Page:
5 Tips for the Secure Development of IT Products

Security6 minutes readOct 9th, 2014

With National Cyber Security Awareness Month well underway this month with the goal of raising awareness about cybersecurity and increasing the resiliency of the nation in the event of a cyber-incident, this week we’re continuing our series of tips aligned with each of the various focus areas of the campaign by looking at the secure development of IT products.

In today’s cyber world, no IT product can go to market without addressing security to one degree or another. Industry best practices dictate that any IT product go through a rigorous Software Development Life Cycle (SDLC), where security concerns are addressed early and often throughout the SDLC process. Organizations that are vigilant about maintaining the highest levels of quality control throughout the SDLC process ensure that their products gain market share and sustain consumer confidence. In today’s business world, technology has certainly changed the way we do business, but the business will always drive the technology that supports the business.

Government agencies are no different than commercial businesses in that they too provide a service to their customers (the public) and are quite similarly compelled to provide those services efficiently, effectively, and economically. However, the major difference between a government agency and a commercial business is that a commercial business is ethically compelled to offer a secure service in order to ensure its viability in the marketplace; the U.S. Federal government is legally compelled, by presidential directive, to provide secure services in the name of enduring constitutional government.

For the most part, however, companies lack definitive sources of information from which they can learn or use as an SDLC guideline. Until there is, all companies can do is develop their own SDLC methodologies derived from the best of an assortment of published SDLC methodologies in the industry.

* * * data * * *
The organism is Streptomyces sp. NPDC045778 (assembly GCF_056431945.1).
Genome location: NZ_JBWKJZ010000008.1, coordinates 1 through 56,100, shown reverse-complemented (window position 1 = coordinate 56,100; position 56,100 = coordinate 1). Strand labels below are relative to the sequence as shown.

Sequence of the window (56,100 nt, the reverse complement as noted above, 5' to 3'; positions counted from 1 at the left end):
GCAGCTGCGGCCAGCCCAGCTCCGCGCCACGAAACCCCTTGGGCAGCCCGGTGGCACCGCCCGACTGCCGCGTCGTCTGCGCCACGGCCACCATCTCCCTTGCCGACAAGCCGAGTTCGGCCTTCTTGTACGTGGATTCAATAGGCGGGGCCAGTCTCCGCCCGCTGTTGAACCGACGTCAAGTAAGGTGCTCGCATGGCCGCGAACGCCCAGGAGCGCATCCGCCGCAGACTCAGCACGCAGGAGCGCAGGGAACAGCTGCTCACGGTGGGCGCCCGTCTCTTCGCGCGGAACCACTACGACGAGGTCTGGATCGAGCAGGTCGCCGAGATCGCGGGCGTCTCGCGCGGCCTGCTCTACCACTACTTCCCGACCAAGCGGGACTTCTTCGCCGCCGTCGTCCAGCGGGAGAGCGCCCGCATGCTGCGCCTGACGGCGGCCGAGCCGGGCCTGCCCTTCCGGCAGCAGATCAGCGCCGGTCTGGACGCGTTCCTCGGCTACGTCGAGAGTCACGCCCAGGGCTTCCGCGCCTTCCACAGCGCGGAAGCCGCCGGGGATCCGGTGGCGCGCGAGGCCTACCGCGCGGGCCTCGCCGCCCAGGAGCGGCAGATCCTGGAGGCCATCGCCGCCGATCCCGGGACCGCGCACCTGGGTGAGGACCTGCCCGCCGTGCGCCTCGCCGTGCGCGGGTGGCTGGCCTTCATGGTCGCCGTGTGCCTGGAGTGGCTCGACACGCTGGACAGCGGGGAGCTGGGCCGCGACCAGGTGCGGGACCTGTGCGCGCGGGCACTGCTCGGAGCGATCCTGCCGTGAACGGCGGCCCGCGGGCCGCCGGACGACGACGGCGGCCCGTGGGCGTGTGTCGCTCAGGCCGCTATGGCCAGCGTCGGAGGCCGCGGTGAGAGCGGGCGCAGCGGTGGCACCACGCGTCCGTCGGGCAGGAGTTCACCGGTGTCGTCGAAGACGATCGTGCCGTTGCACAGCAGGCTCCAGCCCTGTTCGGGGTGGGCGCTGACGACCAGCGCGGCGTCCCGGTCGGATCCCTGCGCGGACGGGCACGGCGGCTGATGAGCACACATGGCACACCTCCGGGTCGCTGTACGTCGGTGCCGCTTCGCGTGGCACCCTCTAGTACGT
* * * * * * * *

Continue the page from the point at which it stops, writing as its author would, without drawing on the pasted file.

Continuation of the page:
Here are five principles that IT product developers need to embrace in order to develop secure IT products:

1 – Understand the Business Requirements

Any project, no matter what the industry, begins with requirements.  When business owners search for IT products, they are seeking a product that will support the business services they provide in order to be competitive in their target market and grow their business. IT product developers must understand the requirements from a business perspective in order to choose the security controls that most adequately satisfy the business requirements. Once a developer understands the business constraints the organization needs to operate within, the developers can then recommend the necessary security controls that will help ensure that the organization’s assets remain secure.

2 – Develop a Functional Design Document that Addresses Security throughout the Specifications

In a functional design document, product objectives are stated by the product developers to address the business requirements. The product objectives define the intended architecture, and any rules, regulations, and guidelines to which the product must comply with. The functional specification is the documented artifact that satisfies compliance with the stated product objectives. The functional specification is a formal document used to describe in detail for software developers a product’s intended capabilities, appearance, and interactions with the end users.